The official languages in Kenya are Swahili and English. But that is an oversimplification of the situation. Most people learn English in secondary school, which only some of the population attends (education here is ostensibly free but most people you ask will say that the price of uniforms, books etc can make it prohibitive). Nevertheless all government proceedings (as far as I can tell), most countrywide newspapers, and all medical charts/medical meetings are held in English. In the face of the upcoming elections next year it has got me thinking about the ability of the average Kenyan to be an active participant in their government, their health care, or even understand what is going on when watching, as we have been, the selection of the next Chief Justice on TV, when it’s all carried out in English. How can we expect a population, already saddled by poverty, corruption, and tribal tension, to have a representative democracy or to take ownership over their health care when it is carried out in a language that they may or may not speak?

It gets more complicated when you realize that the language that people use when they are talking to each other in informal settings is sometimes Swahili, but more often than not a tribal/indigenous language such as Dholuo, the language spoken by the Luo tribe here in Kisumu. Most Kenyan’s refer to this as their mother tongue, and it is the language that they grew up speaking, more often than not, in their home. For some living on the coast this is Swahili, but most of the time it is neither Swahili nor English. This results in a large portion of the population that speaks neither official language well. We’ve run into this problem in clinic when a staff member does not speak Dholuo well, which is the most common language spoke in this area, and the client speaks neither Swahili nor English. Even our safari guide Simon could not tell us the Swahili word for rainbow, he only knew it in Gikuyu (another local language) – and he went to university.

All of the above makes it that much more amazing when in clinic I hear the patients faithfully recite their anti-retroviral medications from memory. I’m always amazed when I hear them eeking out complicated, multi-syllabic, scientific words like zidovudine or efavirenz. Some of my US clinic patients don’t know their drugs and can’t pronounce those words either.  But these issues  I’ve encountered do make me wonder how much of what we deem progress in a developing country, like Kenya, is held back by issues of language and just simply understanding each other.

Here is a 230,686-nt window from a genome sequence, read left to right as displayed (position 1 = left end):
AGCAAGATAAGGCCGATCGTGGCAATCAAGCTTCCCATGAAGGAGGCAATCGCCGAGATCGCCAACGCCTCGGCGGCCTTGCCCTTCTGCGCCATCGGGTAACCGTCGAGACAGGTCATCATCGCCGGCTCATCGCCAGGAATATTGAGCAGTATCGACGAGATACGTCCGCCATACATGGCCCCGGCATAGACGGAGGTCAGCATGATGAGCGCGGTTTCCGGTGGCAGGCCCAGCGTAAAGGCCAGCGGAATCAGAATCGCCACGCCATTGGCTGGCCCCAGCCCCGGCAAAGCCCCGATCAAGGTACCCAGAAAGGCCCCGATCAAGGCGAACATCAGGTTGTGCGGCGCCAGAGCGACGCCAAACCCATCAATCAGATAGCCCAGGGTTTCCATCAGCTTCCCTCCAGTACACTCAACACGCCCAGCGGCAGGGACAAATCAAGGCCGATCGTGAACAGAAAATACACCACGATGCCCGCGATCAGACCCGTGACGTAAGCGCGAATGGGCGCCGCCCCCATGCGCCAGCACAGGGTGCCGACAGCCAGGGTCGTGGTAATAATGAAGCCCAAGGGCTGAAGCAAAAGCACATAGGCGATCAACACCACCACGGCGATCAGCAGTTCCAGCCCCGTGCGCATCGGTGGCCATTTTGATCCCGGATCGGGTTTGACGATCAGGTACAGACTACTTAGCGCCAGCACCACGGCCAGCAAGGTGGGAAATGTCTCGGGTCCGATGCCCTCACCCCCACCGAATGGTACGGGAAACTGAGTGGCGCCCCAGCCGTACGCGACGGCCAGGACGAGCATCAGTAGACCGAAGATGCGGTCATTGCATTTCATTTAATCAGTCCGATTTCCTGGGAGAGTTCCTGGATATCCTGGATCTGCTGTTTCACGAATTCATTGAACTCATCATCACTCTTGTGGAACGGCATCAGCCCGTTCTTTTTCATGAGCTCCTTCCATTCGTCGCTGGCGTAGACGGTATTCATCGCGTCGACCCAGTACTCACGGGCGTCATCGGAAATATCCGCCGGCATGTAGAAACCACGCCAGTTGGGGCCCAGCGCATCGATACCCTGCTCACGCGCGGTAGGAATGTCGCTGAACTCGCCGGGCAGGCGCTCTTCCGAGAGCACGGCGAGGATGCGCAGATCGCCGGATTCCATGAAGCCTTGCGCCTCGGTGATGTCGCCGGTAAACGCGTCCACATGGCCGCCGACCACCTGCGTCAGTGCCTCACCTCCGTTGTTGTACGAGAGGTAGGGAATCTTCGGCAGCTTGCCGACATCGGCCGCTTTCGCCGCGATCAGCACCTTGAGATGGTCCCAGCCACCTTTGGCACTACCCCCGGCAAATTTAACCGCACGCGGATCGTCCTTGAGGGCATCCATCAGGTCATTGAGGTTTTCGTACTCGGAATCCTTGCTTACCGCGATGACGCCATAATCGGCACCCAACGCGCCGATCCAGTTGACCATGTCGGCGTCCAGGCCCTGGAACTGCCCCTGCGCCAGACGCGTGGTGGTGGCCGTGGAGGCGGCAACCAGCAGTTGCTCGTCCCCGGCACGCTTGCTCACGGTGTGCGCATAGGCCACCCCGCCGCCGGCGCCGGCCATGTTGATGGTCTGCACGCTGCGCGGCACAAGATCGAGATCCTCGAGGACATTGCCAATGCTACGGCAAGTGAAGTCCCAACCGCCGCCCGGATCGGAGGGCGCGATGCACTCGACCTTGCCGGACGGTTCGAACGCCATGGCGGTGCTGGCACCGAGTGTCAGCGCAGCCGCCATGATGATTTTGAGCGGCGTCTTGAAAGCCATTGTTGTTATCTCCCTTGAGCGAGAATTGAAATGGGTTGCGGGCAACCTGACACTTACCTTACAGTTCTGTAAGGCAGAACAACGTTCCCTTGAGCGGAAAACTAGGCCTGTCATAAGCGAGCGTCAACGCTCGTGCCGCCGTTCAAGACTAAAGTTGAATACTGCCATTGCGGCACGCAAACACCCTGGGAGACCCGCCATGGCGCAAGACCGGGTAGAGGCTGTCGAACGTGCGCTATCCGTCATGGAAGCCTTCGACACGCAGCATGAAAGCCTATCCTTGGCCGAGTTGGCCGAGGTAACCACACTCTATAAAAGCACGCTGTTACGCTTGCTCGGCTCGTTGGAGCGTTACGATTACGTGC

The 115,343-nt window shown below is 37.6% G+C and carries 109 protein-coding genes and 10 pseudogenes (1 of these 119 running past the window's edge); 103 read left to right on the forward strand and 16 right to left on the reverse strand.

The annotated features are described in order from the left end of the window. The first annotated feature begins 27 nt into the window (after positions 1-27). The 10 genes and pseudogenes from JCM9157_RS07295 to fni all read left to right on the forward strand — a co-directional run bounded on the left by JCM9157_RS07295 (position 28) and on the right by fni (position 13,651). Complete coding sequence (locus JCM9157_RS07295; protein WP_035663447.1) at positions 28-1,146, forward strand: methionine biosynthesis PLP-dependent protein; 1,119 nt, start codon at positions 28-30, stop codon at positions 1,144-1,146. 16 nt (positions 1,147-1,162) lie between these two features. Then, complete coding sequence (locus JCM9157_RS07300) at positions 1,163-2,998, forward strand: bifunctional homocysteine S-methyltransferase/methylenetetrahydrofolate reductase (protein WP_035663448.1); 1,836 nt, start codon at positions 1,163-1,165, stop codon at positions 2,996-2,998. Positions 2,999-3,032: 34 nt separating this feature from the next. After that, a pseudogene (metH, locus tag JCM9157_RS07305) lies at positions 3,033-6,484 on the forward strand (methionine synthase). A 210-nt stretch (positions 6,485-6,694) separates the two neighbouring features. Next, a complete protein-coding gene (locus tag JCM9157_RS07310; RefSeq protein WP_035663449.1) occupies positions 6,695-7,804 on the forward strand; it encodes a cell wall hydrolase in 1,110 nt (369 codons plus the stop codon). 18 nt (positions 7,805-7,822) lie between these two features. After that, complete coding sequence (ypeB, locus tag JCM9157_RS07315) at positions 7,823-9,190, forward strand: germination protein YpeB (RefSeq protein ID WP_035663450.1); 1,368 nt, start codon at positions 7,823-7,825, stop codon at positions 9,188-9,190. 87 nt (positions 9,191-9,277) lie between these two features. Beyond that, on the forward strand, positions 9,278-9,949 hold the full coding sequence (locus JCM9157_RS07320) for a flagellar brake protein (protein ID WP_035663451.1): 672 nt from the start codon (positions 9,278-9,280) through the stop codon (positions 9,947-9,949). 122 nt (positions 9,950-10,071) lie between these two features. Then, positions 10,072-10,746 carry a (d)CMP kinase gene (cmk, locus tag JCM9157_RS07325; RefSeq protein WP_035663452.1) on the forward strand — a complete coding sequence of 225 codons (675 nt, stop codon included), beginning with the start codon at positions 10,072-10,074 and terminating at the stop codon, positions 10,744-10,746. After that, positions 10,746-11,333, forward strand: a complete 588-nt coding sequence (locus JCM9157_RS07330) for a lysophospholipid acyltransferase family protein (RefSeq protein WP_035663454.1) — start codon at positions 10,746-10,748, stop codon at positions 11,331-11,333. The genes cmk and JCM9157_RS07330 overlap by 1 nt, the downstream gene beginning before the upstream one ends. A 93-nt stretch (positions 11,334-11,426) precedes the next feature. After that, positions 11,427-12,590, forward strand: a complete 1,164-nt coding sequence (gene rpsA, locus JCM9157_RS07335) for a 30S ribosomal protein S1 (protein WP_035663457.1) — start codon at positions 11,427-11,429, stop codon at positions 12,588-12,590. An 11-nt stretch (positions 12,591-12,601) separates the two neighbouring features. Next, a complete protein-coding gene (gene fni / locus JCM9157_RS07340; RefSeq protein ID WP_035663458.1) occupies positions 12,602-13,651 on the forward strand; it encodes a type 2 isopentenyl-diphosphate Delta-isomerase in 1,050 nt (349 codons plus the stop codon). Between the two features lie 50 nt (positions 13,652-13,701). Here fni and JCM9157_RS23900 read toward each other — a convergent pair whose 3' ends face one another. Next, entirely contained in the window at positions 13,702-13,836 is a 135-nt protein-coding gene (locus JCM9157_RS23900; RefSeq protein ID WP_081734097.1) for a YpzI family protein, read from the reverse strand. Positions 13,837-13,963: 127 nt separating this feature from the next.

Published in: on May 11, 2011 at 6:25 pm  Comments (2)  

Around the neighborhood…

The neighborhood our apartment (or flat as it’s called in this former British colony) is in is called Milimani. As far as I can tell its populated mostly by immigrants from the Indian subcontinent all of whom have gated complexes with semi-private security guards guarding whatever valuables lay inside.  Our set of flats has a gate, which is always open, and a watchman/babu* who kind of guards our valuables but mostly a) plays with the neighborhood children, b) waits outside for the electrician (we’ve had power problems), or c) hangs out with the night watchman who seems to arrive at half past 4. But hey, they were kind enough to remove that bat I injured, so I appreciate their presence.

Most of the time we don’t really see our neighbors except on our way to work in the morning when I see their exceptionally cute children waiting in their ridiculously cute uniforms for the matatu (shared van ride – Kenya’s version of public transportation, seats 11!) ride to school. However! If you are outside at just the right time, when the sun has faded and its gotten a bit cooler, but before sunset you will see them. Them? The power walking sari ladies! Usually is 3-5 women who wear full on beautiful saris accompanied by brand-spanking new tennis shoes and they are on a mission. They power walk around the block and don’t even break a sweat! Seriously, it inspired Ray and I to go running yesterday and those ladies didn’t bat an eye at us.

The other thing I’ve noticed about our neighborhood is the dogs. Everyone has guard dogs. Guard dogs that bark. All the time. You would think, as Ray pointed out, that they would get used to the passing motor bikes, bicycles, tuk tuks, and matatus. But perhaps they are bred that way, to always be alert.  For a while Ray and I had never actually seen any of the dogs that made the racket, certainly they sounded like the meanest Dobermann or German Shepherds you could imagine. But the other day we saw one! Attached to the chain link leash and being walked by a very serious looking, be-uniformed security man was a white miniature Pomeranian.  I’ll never know how those owners keep that coat so white in this land of dirt and dust, nor how one trains a Pomeranian to be guard dog, but we’ve nicknamed it “Killer” and try to stay away from it!

The best part of apartment, though, are the kids; they are little but many. At least 5-8 of them under the age of 8  live in this complex of flats (approximately 6 apartments). From the hours of noon-sunset the stairwell, ground floor and garage are their turf. When we come home from work at 5pm through the gate that is never locked they can be seen, like clockwork, riding bikes, running around and generally messing with each other. This usually ends in tears; 4-5pm is generally the crying hour. But the funniest thing is whenever Ray and I walk in they stare at us intently and then offer to shake our hands! I’m telling you I have shaken the hand of a two year old multiple times now. Its quite soft. So I’ve taken to calling them “the ambassadors” for their formal handshakes and general welcome to the neighborhood.

*Swahili for grandfather

Published in: on May 6, 2011 at 8:09 pm  Comments (1)